Point of View and Character Development

Well-written, compelling characters keep your readers immersed in your story, unable to put it down. In autobiography, you are the main point of view character.

  • Creative Writing,  Point of View and Character Development

    Part Three — The Seven Universal Emotions

    In Part One, I mentioned that, through the work of psychologist Paul Ekman, we’ve learned that there are seven main expressions common to every culture.    Emotions occur in response to some kind of stimulus (actual, imagined, or re-lived) such as: a physical event a social interaction remembering or imagining an event talking about, thinking about, or physically reenacting a past emotional experience No matter where in the world we live, no matter how remote, we all display the same expressions for the same emotions. Even congenitally blind people who have never seen these emotions on other people’s faces spontaneously show the same facial expressions.    Anger When things go…

  • Creative Writing,  Point of View and Character Development

    Part Two — The Seven Universal Emotions

    In Part One, I mentioned that, through the work of psychologist Paul Ekman, we’ve learned that there are seven main expressions common to every culture.   Emotions occur in response to some kind of stimulus (actual, imagined, or re-lived) such as: a physical event a social interaction remembering or imagining an event talking about, thinking about, or physically reenacting a past emotional experience No matter where in the world we live, no matter how remote, we all display the same expressions for the same emotions. Even congenitally blind people who have never seen these emotions on other people’s faces spontaneously show the same facial expressions.   What Are Facial Expressions?…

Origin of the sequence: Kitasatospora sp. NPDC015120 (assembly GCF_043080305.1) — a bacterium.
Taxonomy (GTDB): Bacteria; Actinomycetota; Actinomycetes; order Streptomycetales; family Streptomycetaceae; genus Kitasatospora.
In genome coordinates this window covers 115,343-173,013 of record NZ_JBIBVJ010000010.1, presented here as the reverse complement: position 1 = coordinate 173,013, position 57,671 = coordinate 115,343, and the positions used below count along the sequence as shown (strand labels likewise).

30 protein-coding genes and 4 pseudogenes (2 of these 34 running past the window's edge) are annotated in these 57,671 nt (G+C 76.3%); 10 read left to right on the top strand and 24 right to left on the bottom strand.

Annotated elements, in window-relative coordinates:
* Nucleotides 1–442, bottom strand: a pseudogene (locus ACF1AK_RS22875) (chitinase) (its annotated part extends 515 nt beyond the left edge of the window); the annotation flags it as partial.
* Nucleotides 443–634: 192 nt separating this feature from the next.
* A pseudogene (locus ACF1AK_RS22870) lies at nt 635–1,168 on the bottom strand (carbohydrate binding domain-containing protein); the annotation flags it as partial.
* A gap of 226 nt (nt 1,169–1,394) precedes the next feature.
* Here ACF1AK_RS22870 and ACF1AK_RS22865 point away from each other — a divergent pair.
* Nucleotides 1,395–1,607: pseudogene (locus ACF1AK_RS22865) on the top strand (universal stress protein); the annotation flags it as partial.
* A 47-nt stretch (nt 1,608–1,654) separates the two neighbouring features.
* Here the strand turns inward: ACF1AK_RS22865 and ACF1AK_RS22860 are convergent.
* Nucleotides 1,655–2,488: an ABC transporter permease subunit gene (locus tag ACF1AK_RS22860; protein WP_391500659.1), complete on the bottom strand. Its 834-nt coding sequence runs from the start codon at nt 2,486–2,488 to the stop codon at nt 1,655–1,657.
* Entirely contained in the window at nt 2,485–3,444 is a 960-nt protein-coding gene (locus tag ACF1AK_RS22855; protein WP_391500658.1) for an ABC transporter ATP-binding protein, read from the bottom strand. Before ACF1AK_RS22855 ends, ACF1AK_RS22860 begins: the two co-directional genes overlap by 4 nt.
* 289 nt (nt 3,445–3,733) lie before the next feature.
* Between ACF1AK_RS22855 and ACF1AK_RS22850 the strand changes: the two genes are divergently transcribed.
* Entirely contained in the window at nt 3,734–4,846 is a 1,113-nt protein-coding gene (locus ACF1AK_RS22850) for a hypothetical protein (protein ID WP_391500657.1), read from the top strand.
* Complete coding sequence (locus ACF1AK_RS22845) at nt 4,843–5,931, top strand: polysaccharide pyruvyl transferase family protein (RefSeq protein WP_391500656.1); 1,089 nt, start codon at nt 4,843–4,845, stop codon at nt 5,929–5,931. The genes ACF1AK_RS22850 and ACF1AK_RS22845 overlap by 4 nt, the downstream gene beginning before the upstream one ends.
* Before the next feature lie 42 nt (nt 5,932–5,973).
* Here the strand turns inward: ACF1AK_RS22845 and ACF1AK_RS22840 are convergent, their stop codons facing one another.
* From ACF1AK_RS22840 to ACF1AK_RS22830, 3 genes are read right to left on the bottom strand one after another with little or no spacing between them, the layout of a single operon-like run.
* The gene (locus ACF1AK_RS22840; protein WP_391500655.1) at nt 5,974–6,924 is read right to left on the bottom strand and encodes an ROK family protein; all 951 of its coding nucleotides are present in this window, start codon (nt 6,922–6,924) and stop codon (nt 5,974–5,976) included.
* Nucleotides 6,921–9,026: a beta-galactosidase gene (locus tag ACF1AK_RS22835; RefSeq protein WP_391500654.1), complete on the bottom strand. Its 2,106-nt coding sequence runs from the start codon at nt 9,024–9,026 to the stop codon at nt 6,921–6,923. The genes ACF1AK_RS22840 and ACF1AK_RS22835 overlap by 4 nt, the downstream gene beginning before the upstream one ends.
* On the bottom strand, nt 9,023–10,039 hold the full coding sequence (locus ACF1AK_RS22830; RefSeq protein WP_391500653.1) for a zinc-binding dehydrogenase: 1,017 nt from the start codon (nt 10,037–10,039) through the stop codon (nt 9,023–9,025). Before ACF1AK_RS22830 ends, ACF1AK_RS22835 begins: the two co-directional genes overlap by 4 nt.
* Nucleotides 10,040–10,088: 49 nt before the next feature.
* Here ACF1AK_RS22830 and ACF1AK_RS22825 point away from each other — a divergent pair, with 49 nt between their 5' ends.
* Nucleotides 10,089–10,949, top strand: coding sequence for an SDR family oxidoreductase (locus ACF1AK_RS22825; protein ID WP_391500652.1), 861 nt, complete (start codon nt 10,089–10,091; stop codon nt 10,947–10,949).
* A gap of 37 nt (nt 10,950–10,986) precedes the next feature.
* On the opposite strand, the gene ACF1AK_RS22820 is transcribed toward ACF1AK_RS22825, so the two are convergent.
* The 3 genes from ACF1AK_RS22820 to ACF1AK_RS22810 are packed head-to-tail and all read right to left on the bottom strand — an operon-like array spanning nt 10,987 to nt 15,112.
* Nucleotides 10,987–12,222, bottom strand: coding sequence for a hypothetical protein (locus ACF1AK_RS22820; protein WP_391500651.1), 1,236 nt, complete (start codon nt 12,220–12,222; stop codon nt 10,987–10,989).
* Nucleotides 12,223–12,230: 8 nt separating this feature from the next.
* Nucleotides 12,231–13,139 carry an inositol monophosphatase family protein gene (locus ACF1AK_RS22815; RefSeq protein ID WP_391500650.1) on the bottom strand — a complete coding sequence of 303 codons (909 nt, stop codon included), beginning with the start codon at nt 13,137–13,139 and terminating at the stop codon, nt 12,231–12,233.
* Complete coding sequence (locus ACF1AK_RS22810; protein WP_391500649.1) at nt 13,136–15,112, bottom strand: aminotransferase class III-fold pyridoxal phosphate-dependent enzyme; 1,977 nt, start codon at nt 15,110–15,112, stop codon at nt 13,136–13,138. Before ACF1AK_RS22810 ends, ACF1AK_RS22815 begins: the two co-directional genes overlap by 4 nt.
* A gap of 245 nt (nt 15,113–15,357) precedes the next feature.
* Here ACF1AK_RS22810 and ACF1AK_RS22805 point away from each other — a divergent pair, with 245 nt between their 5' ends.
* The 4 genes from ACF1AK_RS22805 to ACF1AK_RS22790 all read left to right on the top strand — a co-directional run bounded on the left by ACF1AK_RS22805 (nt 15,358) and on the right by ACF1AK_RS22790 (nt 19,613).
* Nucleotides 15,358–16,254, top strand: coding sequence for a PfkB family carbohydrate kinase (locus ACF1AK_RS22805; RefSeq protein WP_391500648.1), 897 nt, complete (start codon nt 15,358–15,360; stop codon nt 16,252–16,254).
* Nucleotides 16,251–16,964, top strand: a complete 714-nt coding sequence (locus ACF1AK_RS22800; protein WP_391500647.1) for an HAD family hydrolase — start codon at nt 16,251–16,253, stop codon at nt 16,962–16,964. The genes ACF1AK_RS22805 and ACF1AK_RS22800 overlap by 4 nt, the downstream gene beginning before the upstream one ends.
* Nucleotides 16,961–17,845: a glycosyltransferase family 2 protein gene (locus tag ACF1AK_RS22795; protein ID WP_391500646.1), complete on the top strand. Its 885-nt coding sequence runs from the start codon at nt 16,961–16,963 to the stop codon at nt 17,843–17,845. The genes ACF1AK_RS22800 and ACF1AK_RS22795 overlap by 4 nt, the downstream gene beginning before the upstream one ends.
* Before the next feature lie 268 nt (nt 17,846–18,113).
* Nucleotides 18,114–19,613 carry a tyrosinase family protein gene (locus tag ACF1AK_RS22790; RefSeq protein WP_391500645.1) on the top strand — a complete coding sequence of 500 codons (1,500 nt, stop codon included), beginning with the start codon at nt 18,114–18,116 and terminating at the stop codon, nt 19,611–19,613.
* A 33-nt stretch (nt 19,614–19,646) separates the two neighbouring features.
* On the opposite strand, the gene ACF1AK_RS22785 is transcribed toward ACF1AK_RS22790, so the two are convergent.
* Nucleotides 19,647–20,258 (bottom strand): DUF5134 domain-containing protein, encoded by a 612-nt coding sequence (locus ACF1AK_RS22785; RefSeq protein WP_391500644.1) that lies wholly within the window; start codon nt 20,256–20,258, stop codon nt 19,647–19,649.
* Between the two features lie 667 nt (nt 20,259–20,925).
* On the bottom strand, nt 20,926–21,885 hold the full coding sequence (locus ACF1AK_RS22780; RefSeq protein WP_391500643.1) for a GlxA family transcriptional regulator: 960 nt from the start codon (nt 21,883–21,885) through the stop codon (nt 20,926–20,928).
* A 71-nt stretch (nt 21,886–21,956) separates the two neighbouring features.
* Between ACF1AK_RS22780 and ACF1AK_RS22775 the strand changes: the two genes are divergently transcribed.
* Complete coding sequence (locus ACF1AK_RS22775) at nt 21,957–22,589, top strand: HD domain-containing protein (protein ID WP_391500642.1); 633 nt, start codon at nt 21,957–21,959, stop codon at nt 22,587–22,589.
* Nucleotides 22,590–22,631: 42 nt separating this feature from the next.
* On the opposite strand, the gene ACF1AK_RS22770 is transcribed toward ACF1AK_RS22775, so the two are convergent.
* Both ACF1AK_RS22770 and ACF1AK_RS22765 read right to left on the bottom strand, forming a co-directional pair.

• Creative Writing,  Point of View and Character Development

    Everything I Know About Character Development, I Learned From My Dog

      In a recent conversation at the dog park, some of the owners were discussing the idea that when it comes to sussing out the intentions of other people (and dogs), our dogs are far more perceptive than their owners.   It occurred to me that I too, trust my dog’s instincts more than my own. At the very least, his response to other people gives me a second opinion I can factor into my first impression.   On more than one occasion, my dogs have alerted me to questionable characters in time to avoid uncomfortable situations, and now that I’m better attuned to their body language, I can see…

  • Point of View and Character Development,  Thoughts, Opinions and Philosophical Discussions

    Karma and Character Development

    Karma’s a bitch!” We hear that all the time. Somebody does something good, they get good karma. Something bad happens to someone, it’s because they have bad karma. It’s justice, retribution and balancing the scales of right and wrong.   Right?   Wrong!   Karma is commonly understood to mean our actions, words or deeds and their outcomes. But I believe that this interpretation is specious. Karma’s more profound than that.   Believers in spirituality come a little closer. For them, karma refers to the spiritual circle of cause and effect, often called the “Principle of Karma”, wherein intent and actions of an individual (cause) influence the future of that…

  • Creative Writing,  Point of View and Character Development

    Emotional Significance

    or — How to Manipulate Your Reader’s Feelings Over many decades of reading, I’ve come to realize that one of the most powerful things a writer can do to keep a reader glued to the page is to create a deep yearning to be in the story and experience the emotions that the story’s characters feel.    Running like an underground river beneath the needs and desires of the characters we create is the reader’s need for something only the character’s experience can provide. We read in order to become a part of the story world, to escape the everyday and immerse ourselves in an environment that satisfies something we…